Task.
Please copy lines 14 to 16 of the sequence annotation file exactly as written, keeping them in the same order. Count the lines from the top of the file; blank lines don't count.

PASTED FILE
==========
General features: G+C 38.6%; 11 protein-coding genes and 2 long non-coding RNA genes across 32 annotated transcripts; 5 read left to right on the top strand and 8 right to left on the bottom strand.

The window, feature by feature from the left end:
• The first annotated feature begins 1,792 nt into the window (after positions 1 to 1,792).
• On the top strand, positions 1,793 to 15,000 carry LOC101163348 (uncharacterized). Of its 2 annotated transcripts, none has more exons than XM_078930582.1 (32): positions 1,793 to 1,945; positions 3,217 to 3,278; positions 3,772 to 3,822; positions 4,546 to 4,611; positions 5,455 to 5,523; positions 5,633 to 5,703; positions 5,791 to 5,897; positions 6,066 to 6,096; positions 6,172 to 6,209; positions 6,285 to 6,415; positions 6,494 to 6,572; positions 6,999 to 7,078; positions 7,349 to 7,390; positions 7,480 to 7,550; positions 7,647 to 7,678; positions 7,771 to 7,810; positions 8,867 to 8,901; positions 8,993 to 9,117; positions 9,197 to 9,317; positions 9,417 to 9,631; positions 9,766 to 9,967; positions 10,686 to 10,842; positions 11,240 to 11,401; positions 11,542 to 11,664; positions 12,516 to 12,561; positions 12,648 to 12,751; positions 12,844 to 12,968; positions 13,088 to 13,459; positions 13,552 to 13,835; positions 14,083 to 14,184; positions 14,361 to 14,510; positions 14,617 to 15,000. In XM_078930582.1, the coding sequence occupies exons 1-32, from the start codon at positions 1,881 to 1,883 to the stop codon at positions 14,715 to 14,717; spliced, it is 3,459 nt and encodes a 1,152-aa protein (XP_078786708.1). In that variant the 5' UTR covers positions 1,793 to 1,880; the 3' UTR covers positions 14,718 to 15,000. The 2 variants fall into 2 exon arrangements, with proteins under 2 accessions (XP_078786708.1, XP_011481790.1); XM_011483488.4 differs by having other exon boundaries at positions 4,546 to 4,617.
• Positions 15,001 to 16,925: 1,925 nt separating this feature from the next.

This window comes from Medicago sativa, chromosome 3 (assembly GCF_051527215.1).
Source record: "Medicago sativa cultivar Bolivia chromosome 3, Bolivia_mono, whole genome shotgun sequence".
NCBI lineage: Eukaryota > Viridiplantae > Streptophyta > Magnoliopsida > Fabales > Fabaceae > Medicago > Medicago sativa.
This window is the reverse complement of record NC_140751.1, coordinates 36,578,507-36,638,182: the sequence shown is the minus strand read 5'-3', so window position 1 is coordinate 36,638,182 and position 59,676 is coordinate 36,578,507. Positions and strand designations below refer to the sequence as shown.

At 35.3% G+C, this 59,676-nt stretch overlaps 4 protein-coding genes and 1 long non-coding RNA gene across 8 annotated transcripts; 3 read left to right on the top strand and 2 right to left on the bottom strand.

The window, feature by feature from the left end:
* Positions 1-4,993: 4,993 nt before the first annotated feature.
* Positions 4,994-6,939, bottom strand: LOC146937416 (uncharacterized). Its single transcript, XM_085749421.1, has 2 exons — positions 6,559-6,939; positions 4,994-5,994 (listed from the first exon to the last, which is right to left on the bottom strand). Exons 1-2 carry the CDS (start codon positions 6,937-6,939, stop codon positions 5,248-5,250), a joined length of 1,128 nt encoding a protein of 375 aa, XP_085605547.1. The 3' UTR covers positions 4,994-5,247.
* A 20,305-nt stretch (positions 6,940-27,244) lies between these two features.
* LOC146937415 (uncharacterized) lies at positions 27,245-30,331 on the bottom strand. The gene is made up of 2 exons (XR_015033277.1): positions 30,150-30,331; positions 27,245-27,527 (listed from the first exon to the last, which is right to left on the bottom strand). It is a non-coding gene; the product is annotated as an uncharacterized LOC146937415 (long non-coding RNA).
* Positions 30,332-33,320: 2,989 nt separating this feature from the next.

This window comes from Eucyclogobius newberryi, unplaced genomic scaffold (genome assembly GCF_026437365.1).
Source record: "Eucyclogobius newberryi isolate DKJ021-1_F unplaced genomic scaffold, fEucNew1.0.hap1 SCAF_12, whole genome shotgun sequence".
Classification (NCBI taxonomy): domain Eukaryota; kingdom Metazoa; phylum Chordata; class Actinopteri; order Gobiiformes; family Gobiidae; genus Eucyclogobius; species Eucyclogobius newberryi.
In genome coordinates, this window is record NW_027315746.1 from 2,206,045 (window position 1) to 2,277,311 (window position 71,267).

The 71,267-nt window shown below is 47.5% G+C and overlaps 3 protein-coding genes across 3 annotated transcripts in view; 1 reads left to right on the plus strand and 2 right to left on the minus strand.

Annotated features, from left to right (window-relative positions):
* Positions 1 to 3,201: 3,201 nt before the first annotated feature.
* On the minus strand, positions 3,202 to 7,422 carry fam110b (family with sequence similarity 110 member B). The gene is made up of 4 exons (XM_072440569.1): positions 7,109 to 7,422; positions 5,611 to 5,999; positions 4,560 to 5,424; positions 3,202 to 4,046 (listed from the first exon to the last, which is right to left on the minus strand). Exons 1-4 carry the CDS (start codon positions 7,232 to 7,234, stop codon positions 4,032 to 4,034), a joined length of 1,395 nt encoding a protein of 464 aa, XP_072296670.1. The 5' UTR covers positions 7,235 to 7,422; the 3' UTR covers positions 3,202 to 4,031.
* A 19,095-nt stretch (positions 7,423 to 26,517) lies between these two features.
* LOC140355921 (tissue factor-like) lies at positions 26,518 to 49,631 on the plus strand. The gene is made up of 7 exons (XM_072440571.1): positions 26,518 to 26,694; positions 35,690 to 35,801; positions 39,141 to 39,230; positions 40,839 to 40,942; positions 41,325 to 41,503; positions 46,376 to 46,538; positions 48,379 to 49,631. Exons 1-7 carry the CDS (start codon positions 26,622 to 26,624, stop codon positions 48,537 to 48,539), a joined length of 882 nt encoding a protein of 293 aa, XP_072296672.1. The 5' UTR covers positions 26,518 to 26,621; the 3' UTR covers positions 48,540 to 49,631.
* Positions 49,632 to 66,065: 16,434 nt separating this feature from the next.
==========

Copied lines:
* A 20,305-nt stretch (positions 6,940-27,244) lies between these two features.
* LOC146937415 (uncharacterized) lies at positions 27,245-30,331 on the bottom strand. The gene is made up of 2 exons (XR_015033277.1): positions 30,150-30,331; positions 27,245-27,527 (listed from the first exon to the last, which is right to left on the bottom strand). It is a non-coding gene; the product is annotated as an uncharacterized LOC146937415 (long non-coding RNA).
* Positions 30,332-33,320: 2,989 nt separating this feature from the next.